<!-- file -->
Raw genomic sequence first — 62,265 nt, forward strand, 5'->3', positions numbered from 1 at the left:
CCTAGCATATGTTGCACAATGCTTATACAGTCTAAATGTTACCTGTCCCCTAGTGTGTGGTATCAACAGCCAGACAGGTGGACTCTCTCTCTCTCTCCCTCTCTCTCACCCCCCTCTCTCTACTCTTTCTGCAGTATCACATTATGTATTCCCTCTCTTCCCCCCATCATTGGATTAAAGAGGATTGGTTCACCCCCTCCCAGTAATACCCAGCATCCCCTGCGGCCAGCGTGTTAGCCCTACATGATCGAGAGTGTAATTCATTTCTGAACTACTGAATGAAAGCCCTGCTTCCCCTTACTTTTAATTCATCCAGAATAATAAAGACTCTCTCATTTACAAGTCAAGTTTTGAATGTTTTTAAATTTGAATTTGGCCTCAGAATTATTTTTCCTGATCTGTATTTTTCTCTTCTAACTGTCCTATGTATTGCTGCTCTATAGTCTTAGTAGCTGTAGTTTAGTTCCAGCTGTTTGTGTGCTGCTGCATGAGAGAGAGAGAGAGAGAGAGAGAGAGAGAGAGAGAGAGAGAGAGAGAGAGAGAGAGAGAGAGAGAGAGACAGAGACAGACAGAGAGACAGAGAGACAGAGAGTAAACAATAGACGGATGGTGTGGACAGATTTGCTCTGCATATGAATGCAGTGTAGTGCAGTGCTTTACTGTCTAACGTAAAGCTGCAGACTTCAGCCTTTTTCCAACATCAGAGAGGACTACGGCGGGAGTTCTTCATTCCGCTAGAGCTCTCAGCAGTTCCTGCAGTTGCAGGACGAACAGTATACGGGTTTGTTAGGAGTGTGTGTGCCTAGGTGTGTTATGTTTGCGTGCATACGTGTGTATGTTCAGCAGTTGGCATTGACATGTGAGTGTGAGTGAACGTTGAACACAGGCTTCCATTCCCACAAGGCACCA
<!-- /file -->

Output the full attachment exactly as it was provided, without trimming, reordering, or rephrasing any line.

Raw genomic sequence first — 62,265 nt, forward strand, 5'->3', positions numbered from 1 at the left:
CCTAGCATATGTTGCACAATGCTTATACAGTCTAAATGTTACCTGTCCCCTAGTGTGTGGTATCAACAGCCAGACAGGTGGACTCTCTCTCTCTCTCCCTCTCTCTCACCCCCCTCTCTCTACTCTTTCTGCAGTATCACATTATGTATTCCCTCTCTTCCCCCCATCATTGGATTAAAGAGGATTGGTTCACCCCCTCCCAGTAATACCCAGCATCCCCTGCGGCCAGCGTGTTAGCCCTACATGATCGAGAGTGTAATTCATTTCTGAACTACTGAATGAAAGCCCTGCTTCCCCTTACTTTTAATTCATCCAGAATAATAAAGACTCTCTCATTTACAAGTCAAGTTTTGAATGTTTTTAAATTTGAATTTGGCCTCAGAATTATTTTTCCTGATCTGTATTTTTCTCTTCTAACTGTCCTATGTATTGCTGCTCTATAGTCTTAGTAGCTGTAGTTTAGTTCCAGCTGTTTGTGTGCTGCTGCATGAGAGAGAGAGAGAGAGAGAGAGAGAGAGAGAGAGAGAGAGAGAGAGAGAGAGAGAGAGAGAGAGAGAGACAGAGACAGACAGAGAGACAGAGAGACAGAGAGTAAACAATAGACGGATGGTGTGGACAGATTTGCTCTGCATATGAATGCAGTGTAGTGCAGTGCTTTACTGTCTAACGTAAAGCTGCAGACTTCAGCCTTTTTCCAACATCAGAGAGGACTACGGCGGGAGTTCTTCATTCCGCTAGAGCTCTCAGCAGTTCCTGCAGTTGCAGGACGAACAGTATACGGGTTTGTTAGGAGTGTGTGTGCCTAGGTGTGTTATGTTTGCGTGCATACGTGTGTATGTTCAGCAGTTGGCATTGACATGTGAGTGTGAGTGAACGTTGAACACAGGCTTCCATTCCCACAAGGCACCA